Train Your Brain

Megan Norris Jones

I used to be an A+, top-of-the-class, nothing-less-than-perfect-will-do student. I could study like a machine, get it done, and move on to the next thing. But I’ve realized something lately. I don’t study any more. I’ve graduated from school; there are no tests, and if I want to know something, I just look it up. So my razor-sharp concentration skills that I was so proud of? Yeah, they’ve gotten a little fuzzy, and it’s starting to affect my writing.

There are plenty of contributing factors. I have three children who ask me a question or need something from me approximately every ninety seconds. Ninety seconds is not a long time to develop concentration. And if they don’t need me after ninety seconds has passed? I remember something I’ve been meaning to look up on my phone. Or I check email. Or Twitter (follow me @mnj23!). Or I’m already plugged into a podcast. And then a kid asks a question again. I am essentially training my brain to be distracted. And if I’m distracted when I’m trying to write, my productivity plummets. Continue reading

Insomniacs Anonymous 3-16-18

Does spring break affect your writing productivity? If so, do you write more or less?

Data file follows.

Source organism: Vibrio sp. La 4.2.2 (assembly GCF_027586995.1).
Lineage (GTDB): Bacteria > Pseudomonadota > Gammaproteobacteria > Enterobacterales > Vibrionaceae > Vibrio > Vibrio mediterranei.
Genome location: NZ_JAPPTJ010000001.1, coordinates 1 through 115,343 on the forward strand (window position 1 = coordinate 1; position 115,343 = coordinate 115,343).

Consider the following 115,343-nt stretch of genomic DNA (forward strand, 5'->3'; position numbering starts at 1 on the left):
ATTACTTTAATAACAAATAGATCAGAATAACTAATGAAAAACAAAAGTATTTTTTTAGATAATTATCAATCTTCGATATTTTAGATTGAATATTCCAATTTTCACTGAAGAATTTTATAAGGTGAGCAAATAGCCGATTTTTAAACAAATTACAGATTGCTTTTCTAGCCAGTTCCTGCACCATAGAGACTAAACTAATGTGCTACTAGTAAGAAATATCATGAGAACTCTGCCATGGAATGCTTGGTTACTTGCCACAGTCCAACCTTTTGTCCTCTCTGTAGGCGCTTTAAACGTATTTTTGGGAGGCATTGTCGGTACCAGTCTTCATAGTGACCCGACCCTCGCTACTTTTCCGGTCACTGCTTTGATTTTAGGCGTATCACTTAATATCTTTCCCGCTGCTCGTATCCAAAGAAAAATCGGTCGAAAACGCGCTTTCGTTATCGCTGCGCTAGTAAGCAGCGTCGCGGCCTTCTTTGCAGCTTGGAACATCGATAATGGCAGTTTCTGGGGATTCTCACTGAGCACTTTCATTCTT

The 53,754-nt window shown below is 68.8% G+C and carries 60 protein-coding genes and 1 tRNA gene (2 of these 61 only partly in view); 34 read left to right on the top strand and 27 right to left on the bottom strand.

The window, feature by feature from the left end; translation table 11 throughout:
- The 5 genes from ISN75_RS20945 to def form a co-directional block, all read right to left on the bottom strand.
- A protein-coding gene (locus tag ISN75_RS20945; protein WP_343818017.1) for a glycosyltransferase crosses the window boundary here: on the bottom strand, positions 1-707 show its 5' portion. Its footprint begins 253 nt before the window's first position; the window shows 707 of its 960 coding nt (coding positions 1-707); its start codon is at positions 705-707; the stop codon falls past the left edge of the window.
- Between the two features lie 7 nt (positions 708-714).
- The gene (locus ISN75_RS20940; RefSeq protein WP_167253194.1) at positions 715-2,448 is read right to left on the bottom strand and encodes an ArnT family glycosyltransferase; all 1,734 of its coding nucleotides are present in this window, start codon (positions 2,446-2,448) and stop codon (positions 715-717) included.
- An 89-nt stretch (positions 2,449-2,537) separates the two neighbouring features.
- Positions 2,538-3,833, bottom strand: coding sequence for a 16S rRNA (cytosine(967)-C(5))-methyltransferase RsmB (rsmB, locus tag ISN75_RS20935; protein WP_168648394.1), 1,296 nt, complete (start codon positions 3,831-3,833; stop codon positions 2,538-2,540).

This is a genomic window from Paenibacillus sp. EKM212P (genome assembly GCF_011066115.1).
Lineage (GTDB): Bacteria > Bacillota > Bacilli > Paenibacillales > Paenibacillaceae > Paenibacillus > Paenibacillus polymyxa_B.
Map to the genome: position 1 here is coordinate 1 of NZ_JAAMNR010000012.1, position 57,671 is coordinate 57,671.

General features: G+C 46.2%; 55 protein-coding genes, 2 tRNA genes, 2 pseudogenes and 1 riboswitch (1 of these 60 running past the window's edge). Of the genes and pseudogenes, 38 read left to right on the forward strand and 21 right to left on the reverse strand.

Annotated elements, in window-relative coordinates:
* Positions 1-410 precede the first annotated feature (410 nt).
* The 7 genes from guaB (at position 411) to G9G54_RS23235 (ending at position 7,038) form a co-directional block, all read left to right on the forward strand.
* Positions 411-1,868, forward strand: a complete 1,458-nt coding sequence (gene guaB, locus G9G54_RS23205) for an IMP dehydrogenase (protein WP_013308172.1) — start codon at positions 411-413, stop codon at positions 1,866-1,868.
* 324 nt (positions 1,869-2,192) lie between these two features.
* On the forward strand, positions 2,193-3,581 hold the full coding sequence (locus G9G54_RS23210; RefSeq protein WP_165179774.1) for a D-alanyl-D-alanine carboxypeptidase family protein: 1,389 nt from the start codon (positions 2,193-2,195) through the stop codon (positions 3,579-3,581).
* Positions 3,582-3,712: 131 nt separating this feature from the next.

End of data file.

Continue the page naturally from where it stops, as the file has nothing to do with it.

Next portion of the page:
Practical Prompt 3-14-18

Before you sit down to write your scene, list the characters in the scene and write out their individual goals. Even if you never state those motivations in the prose, knowing them will help you write more authentic character interactions and add complexity and richness to your story.

Insomniacs Anonymous 3-9-18

What do you spend the most time working on?

  • * Researching,
  • * Plotting
  • * Character Development

Practical Prompt 3-7-18

Make the most of the time you have to write by using your pre-writing downtime wisely. Are there character backstories that need fleshing out? Plot points that aren’t fully formed in your mind? In between your writing sessions, make a list of the details in your story that need attention. Then, when you find yourself commuting, walking the dog or folding laundry, work through the list in your head. By the time you’re ready to sit down to write, you’ll have the details fresh in your mind to get them onto the page.